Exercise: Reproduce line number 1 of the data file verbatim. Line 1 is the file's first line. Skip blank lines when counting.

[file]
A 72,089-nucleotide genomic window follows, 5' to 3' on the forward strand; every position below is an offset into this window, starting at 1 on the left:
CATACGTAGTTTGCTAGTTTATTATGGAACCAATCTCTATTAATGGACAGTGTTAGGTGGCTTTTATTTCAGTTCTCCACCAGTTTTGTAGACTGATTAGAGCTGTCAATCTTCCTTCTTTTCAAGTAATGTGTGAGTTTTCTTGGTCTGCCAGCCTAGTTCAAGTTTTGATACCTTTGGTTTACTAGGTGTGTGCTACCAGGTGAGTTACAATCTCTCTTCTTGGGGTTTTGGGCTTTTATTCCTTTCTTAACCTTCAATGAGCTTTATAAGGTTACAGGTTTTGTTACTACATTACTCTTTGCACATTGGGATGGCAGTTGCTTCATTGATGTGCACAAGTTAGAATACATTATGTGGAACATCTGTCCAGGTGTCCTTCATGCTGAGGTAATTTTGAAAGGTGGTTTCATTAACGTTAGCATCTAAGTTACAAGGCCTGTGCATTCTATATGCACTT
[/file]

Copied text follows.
A 72,089-nucleotide genomic window follows, 5' to 3' on the forward strand; every position below is an offset into this window, starting at 1 on the left: